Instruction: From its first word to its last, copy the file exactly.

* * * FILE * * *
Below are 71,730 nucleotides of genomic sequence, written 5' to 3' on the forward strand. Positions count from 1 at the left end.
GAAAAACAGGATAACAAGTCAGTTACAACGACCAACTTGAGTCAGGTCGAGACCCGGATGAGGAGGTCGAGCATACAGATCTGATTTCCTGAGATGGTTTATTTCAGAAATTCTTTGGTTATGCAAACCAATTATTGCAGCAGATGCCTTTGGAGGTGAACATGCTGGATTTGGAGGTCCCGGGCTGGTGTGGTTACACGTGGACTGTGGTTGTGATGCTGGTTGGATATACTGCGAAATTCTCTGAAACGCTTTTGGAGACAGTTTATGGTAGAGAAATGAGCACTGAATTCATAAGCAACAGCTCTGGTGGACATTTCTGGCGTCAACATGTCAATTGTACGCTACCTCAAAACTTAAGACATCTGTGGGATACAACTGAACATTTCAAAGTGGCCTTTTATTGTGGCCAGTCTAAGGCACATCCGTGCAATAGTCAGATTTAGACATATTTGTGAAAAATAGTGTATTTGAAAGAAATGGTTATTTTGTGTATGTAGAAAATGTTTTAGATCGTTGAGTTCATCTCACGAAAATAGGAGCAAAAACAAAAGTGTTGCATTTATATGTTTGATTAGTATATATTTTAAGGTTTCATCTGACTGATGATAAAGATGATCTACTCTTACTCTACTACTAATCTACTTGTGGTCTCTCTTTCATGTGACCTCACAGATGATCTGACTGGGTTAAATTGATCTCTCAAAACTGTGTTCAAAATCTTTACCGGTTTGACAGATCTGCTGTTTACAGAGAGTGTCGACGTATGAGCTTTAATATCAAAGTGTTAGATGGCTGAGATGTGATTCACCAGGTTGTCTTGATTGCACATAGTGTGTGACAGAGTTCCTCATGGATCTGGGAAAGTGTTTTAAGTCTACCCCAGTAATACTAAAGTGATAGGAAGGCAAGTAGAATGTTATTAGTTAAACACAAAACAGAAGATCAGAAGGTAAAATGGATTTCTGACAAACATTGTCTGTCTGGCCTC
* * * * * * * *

Below are 71,730 nucleotides of genomic sequence, written 5' to 3' on the forward strand. Positions count from 1 at the left end.
GAAAAACAGGATAACAAGTCAGTTACAACGACCAACTTGAGTCAGGTCGAGACCCGGATGAGGAGGTCGAGCATACAGATCTGATTTCCTGAGATGGTTTATTTCAGAAATTCTTTGGTTATGCAAACCAATTATTGCAGCAGATGCCTTTGGAGGTGAACATGCTGGATTTGGAGGTCCCGGGCTGGTGTGGTTACACGTGGACTGTGGTTGTGATGCTGGTTGGATATACTGCGAAATTCTCTGAAACGCTTTTGGAGACAGTTTATGGTAGAGAAATGAGCACTGAATTCATAAGCAACAGCTCTGGTGGACATTTCTGGCGTCAACATGTCAATTGTACGCTACCTCAAAACTTAAGACATCTGTGGGATACAACTGAACATTTCAAAGTGGCCTTTTATTGTGGCCAGTCTAAGGCACATCCGTGCAATAGTCAGATTTAGACATATTTGTGAAAAATAGTGTATTTGAAAGAAATGGTTATTTTGTGTATGTAGAAAATGTTTTAGATCGTTGAGTTCATCTCACGAAAATAGGAGCAAAAACAAAAGTGTTGCATTTATATGTTTGATTAGTATATATTTTAAGGTTTCATCTGACTGATGATAAAGATGATCTACTCTTACTCTACTACTAATCTACTTGTGGTCTCTCTTTCATGTGACCTCACAGATGATCTGACTGGGTTAAATTGATCTCTCAAAACTGTGTTCAAAATCTTTACCGGTTTGACAGATCTGCTGTTTACAGAGAGTGTCGACGTATGAGCTTTAATATCAAAGTGTTAGATGGCTGAGATGTGATTCACCAGGTTGTCTTGATTGCACATAGTGTGTGACAGAGTTCCTCATGGATCTGGGAAAGTGTTTTAAGTCTACCCCAGTAATACTAAAGTGATAGGAAGGCAAGTAGAATGTTATTAGTTAAACACAAAACAGAAGATCAGAAGGTAAAATGGATTTCTGACAAACATTGTCTGTCTGGCCTC